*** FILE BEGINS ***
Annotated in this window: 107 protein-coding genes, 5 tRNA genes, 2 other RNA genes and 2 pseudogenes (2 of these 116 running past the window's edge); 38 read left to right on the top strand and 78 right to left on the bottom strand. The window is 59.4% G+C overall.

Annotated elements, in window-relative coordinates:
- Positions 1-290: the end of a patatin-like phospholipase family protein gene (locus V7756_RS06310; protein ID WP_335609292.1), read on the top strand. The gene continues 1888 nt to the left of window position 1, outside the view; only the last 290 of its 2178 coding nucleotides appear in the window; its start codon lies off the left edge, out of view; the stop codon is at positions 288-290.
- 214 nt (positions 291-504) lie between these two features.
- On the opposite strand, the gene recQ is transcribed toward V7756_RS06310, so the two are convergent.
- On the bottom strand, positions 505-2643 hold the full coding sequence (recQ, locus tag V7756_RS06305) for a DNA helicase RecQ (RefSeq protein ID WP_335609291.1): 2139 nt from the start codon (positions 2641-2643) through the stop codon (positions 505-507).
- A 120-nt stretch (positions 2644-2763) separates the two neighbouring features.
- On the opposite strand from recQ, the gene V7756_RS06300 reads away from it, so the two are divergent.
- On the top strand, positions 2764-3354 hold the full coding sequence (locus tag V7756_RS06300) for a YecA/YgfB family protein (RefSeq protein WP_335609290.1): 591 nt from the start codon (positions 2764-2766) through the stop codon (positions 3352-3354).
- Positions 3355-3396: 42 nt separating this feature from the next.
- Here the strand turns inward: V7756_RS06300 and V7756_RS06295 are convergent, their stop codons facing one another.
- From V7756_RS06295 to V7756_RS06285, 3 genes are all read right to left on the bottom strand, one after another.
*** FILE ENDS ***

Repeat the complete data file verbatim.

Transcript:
Annotated in this window: 107 protein-coding genes, 5 tRNA genes, 2 other RNA genes and 2 pseudogenes (2 of these 116 running past the window's edge); 38 read left to right on the top strand and 78 right to left on the bottom strand. The window is 59.4% G+C overall.

Annotated elements, in window-relative coordinates:
- Positions 1-290: the end of a patatin-like phospholipase family protein gene (locus V7756_RS06310; protein ID WP_335609292.1), read on the top strand. The gene continues 1888 nt to the left of window position 1, outside the view; only the last 290 of its 2178 coding nucleotides appear in the window; its start codon lies off the left edge, out of view; the stop codon is at positions 288-290.
- 214 nt (positions 291-504) lie between these two features.
- On the opposite strand, the gene recQ is transcribed toward V7756_RS06310, so the two are convergent.
- On the bottom strand, positions 505-2643 hold the full coding sequence (recQ, locus tag V7756_RS06305) for a DNA helicase RecQ (RefSeq protein ID WP_335609291.1): 2139 nt from the start codon (positions 2641-2643) through the stop codon (positions 505-507).
- A 120-nt stretch (positions 2644-2763) separates the two neighbouring features.
- On the opposite strand from recQ, the gene V7756_RS06300 reads away from it, so the two are divergent.
- On the top strand, positions 2764-3354 hold the full coding sequence (locus tag V7756_RS06300) for a YecA/YgfB family protein (RefSeq protein WP_335609290.1): 591 nt from the start codon (positions 2764-2766) through the stop codon (positions 3352-3354).
- Positions 3355-3396: 42 nt separating this feature from the next.
- Here the strand turns inward: V7756_RS06300 and V7756_RS06295 are convergent, their stop codons facing one another.
- From V7756_RS06295 to V7756_RS06285, 3 genes are all read right to left on the bottom strand, one after another.